The chamber was integral to the barrel, so that all the heat buildup was in that one part. Machine gunners were trained to fire in short bursts to prevent overheating, but even so they would overheat. Part of the gun kit was an asbestos glove for changing the hot barrel, and spares were carried by the section. The air-cooled "light" gun was more prone to overheat, but the heavier water-cooled gun would also overheat.
Came across this web site and blog of Able Company 24th Marines that have battle photos which include some of Tarawa that I have never seen before. If these are old and previously posted, pardon me.... more
The receiver groups pretty much never "burned out", but the barrels were prone to overheat and warp or cause rounds to cook off. That's why the barrels were interchangeable. Several tankers commented ... more
Jim, Valid thought, is there any way to differentiate between the MG type that the Landing Force used and the ones fixed on the LVT's ? I assume they are all Browning 30 cal air cooled. What happen... more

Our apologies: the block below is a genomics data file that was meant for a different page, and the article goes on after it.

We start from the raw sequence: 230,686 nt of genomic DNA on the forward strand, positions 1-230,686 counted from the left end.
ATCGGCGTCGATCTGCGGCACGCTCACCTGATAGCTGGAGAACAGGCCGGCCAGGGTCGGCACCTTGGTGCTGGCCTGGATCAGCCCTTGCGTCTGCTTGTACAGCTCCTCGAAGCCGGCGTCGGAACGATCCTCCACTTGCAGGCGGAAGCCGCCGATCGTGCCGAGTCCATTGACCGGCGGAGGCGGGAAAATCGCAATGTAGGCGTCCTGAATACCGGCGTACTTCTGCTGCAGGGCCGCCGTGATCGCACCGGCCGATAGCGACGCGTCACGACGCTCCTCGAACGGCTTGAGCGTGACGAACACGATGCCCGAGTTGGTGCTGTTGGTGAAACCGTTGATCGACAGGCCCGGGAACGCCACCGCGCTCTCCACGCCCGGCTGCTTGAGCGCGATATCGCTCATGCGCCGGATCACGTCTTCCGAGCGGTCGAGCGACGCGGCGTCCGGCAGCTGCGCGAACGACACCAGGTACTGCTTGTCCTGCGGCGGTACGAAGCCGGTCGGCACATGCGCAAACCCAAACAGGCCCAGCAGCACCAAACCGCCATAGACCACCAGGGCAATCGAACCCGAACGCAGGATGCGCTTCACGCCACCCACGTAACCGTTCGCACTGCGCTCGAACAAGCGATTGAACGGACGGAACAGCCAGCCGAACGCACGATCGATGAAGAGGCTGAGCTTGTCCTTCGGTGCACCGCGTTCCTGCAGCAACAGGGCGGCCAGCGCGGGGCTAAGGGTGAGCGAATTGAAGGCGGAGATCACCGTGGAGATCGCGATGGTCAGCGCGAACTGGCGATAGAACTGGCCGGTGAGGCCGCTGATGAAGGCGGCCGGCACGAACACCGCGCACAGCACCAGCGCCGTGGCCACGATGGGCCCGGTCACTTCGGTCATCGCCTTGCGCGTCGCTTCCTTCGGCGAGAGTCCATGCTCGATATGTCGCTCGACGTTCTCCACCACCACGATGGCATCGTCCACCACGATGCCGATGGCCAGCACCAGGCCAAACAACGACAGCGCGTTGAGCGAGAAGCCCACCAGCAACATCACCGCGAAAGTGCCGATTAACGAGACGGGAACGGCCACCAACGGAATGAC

George, I was not a machinegunner but if I remember the barrels would get very hot if they kept firing without letting them cool off and jam. I remember this happened on Tarawa. Please correct me if... more
Aloha Ed. As a machine gun section leader in Korea where we used the same 1919 A-4 as you guys did durung WW II. All machine gunners were trained to fire 3-6 round bursts to keep the barrels from... more
You are quite right Jeff. Gunners had to be somewhat careful firing the air cooled .30 cal. There is a much printed photo of a gun crew on Tarawa that shows one man with his back against a sandbagged ... more